Etna woke up again in the evening of 15 March 2017, spewing ash and SO2, and forming a nice looking plume.
09 November 2020
15 March 2017
By Djordje Gencic (RHMSS), HansPeter Roesli (Switzerland) and Jose Prieto and Jochen Kerkmann (EUMETSAT)
After a few hours the plume consisted of mixture of ash (seen as red) and SO2 (seen as green). This process of mixing continued in next few days as it can be seen in the Meteosat-10 Ash RGB, Figure 1 and animation.
On next day, the hot melted rocks from inside of Earth (lava) could be seen flowing onto the slopes of Mount Etna. This four panel image (Figure 2) which consists of VIIRS and SEVIRI data shows lava very well. Three of them are VIIRS images, and only the lower left is SEVIRI.
The spatial resolution difference (375 m for VIIRS and 3 km for SEVIRI) is very obvious. Lava can be seen in two right-hand side images (IR 3.74 µm for top and 11.45 µm for the lower one) as a yellow/orange area, which in this colour table represent very high temperatures.
Top left image is the S-NPP Natural Color RGB. On it, the side slopes of Mount Etna which were still covered with snow appear as cyan, while the lava is red/brown.
The lower left image shows more or less the same as the top right, just from the Meteosat-10 SEVIRI instrument.
The Meteosat-10 Near-Infrared Channel 3 (1.6 µm) animation shows the evolution during the night, in synchrony with fresh lava eruptions. In the 1.6 µm imagery the lowest meaningful counts were enhanced, less than 3% equivalent reflectivity, if compared with the sun. But the source is emitted energy, and not reflection, still well detectable at this solar wavelength.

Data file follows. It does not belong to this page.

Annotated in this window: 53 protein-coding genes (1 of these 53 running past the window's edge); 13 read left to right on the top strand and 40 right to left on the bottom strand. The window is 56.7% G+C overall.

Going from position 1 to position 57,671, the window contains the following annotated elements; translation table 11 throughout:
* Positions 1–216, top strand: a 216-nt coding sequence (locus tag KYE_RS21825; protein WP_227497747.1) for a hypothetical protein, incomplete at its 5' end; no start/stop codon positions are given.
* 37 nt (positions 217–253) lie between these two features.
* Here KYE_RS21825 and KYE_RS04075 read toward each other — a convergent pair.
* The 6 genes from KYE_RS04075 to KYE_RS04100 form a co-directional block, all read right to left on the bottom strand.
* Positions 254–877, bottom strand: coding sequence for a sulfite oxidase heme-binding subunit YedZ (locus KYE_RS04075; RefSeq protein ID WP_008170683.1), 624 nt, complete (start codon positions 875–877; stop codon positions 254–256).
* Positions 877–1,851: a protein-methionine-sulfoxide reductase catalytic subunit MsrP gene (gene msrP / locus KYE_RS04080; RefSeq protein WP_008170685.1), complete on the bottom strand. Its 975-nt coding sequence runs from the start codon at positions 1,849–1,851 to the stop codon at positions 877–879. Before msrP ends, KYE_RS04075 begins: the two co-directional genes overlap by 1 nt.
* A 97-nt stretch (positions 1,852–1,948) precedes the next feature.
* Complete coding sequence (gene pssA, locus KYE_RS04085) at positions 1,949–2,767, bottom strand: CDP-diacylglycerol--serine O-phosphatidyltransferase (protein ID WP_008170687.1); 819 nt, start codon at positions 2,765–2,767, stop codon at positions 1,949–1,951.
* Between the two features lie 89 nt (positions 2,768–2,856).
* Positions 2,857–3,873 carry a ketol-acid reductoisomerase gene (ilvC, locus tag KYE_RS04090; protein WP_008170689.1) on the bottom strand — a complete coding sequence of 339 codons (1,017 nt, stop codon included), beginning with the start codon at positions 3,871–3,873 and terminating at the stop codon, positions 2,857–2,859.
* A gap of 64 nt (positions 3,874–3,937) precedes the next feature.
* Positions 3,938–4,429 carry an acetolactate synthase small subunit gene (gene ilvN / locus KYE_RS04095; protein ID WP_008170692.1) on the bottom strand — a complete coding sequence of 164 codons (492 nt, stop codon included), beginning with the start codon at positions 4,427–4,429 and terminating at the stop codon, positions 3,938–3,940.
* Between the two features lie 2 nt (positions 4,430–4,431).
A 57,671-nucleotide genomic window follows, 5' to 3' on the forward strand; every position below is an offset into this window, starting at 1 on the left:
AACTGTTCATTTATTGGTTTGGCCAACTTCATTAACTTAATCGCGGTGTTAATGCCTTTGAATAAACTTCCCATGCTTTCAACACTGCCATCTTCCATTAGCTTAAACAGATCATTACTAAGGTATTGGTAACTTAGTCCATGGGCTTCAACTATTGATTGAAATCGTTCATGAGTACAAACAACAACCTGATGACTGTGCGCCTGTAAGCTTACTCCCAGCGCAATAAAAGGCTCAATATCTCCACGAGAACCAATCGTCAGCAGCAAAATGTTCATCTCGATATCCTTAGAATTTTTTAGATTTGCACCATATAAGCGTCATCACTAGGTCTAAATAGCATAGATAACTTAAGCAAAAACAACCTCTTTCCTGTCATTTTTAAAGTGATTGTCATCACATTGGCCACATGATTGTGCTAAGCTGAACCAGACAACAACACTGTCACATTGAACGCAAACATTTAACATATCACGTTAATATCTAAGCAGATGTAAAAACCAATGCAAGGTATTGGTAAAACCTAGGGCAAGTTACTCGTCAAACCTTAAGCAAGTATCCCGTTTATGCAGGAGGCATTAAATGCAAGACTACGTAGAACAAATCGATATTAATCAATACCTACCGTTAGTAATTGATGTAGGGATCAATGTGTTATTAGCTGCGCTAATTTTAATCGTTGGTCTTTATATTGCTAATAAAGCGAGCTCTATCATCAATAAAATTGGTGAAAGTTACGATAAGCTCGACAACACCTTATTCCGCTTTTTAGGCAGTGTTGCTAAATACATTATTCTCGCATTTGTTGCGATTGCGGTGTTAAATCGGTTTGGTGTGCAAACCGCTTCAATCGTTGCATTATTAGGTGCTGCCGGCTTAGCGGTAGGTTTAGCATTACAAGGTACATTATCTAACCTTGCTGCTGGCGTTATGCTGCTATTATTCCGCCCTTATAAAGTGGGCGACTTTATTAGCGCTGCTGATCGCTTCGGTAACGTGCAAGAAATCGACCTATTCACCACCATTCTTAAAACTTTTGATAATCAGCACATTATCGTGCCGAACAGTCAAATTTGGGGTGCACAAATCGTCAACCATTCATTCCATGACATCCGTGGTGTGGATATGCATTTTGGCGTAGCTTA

The Meteosat-10 Infrared Channel 4 (3.9 µm) animation shows a similar evolution during the night, with values frequently saturating the Meteosat sensor at 336 K, and highly correlated to the values at channel 3.
As discussed in this Portuguese fire case from 2006, in SEVIRI imagery the saturation of the IR3.9 channel causes some kind of ring structures (ripples) around the hot lava spot, as is very clearly seen in the Night Microphysics RGB (Figure 3). The users of MSG data should be aware that these ring structures are artefacts coming from the digital filter that is applied to the data. For lower wavelengths (0.8µm or 0.6µm), Meteosat is not sensitive to lava.
Mount Etna erupts on Christmas Eve
On Christmas Eve 2018 Mount Etna, Europe's highest and most active volcano, started erupting.
Snowy Etna under full moon
The first spring full moon of this year has produced this scene of Etna in the VIIRS day-night band (DNB).
Major eruption from Mount Etna
Preceded by a series of underground tremors, the most recent paroxysm of Etna took place on Saturday, 26 October 2013.
Major eruption of La Soufrière volcano
Major eruption of the Caribbean volcano La Soufrière in early April 2021.
Tropical cyclone Seroja undergoes Fujiwhara effect
TC Seroja consumed an unnamed tropical storm in April 2021.
Major dust outbreaks - Africa, Middle East & China
Meteosat-8 spots series of dust outbreaks in March 2021.
Spotting Etesian winds in solar imagery using moonglint
Etesian winds spotted in the solar spectrum in Feb 2021.
Arctic blast turned US white
Band of ice from freezing rain over Texas clearly seen in RGB imagery on 19 Feb 2021.